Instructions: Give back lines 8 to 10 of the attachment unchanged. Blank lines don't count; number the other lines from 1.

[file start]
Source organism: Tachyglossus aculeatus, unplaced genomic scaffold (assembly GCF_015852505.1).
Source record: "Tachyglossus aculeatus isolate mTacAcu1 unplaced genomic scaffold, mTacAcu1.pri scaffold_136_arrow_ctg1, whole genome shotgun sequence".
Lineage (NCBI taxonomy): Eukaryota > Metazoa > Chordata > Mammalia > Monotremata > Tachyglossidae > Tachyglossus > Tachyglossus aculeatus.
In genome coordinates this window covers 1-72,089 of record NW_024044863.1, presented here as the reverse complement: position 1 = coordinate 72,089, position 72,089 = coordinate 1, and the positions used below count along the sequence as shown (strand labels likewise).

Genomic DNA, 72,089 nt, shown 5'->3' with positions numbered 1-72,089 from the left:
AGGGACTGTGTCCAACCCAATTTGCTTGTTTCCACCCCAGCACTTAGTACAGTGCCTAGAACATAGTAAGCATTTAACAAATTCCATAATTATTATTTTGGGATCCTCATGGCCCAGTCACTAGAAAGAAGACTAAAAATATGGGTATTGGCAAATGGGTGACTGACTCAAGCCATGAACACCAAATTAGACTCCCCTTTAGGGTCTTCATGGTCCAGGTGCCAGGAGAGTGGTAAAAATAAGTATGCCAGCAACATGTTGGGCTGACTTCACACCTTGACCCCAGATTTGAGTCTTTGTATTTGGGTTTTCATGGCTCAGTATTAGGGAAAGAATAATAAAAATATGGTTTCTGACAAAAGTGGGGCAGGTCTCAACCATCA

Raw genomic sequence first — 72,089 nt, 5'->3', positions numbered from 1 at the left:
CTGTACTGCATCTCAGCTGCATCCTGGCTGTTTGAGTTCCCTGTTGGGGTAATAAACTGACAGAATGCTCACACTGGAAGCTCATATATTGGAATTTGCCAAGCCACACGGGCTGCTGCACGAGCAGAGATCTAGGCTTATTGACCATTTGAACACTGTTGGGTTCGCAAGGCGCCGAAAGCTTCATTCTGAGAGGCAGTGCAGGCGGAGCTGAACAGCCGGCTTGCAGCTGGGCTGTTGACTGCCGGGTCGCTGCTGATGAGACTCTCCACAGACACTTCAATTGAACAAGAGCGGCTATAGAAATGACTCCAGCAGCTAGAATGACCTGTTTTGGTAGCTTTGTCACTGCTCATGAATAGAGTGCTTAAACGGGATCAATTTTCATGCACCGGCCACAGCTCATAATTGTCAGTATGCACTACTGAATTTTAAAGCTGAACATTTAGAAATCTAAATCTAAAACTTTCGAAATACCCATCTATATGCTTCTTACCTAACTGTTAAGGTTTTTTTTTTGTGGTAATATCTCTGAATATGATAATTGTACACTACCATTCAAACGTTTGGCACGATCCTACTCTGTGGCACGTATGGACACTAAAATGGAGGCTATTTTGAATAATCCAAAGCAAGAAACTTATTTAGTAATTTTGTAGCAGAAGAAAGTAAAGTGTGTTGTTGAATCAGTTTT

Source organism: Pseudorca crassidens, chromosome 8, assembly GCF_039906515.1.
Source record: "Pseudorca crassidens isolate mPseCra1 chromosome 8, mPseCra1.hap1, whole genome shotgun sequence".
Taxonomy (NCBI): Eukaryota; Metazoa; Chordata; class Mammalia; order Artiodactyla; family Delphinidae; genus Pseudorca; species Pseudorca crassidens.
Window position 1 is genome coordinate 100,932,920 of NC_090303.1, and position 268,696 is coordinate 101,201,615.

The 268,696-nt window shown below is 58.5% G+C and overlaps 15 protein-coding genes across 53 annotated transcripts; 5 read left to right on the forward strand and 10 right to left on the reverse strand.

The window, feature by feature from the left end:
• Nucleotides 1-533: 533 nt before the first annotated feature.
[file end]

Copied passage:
CTGTACTGCATCTCAGCTGCATCCTGGCTGTTTGAGTTCCCTGTTGGGGTAATAAACTGACAGAATGCTCACACTGGAAGCTCATATATTGGAATTTGCCAAGCCACACGGGCTGCTGCACGAGCAGAGATCTAGGCTTATTGACCATTTGAACACTGTTGGGTTCGCAAGGCGCCGAAAGCTTCATTCTGAGAGGCAGTGCAGGCGGAGCTGAACAGCCGGCTTGCAGCTGGGCTGTTGACTGCCGGGTCGCTGCTGATGAGACTCTCCACAGACACTTCAATTGAACAAGAGCGGCTATAGAAATGACTCCAGCAGCTAGAATGACCTGTTTTGGTAGCTTTGTCACTGCTCATGAATAGAGTGCTTAAACGGGATCAATTTTCATGCACCGGCCACAGCTCATAATTGTCAGTATGCACTACTGAATTTTAAAGCTGAACATTTAGAAATCTAAATCTAAAACTTTCGAAATACCCATCTATATGCTTCTTACCTAACTGTTAAGGTTTTTTTTTTGTGGTAATATCTCTGAATATGATAATTGTACACTACCATTCAAACGTTTGGCACGATCCTACTCTGTGGCACGTATGGACACTAAAATGGAGGCTATTTTGAATAATCCAAAGCAAGAAACTTATTTAGTAATTTTGTAGCAGAAGAAAGTAAAGTGTGTTGTTGAATCAGTTTT

Source organism: Pseudorca crassidens, chromosome 8, assembly GCF_039906515.1.
Source record: "Pseudorca crassidens isolate mPseCra1 chromosome 8, mPseCra1.hap1, whole genome shotgun sequence".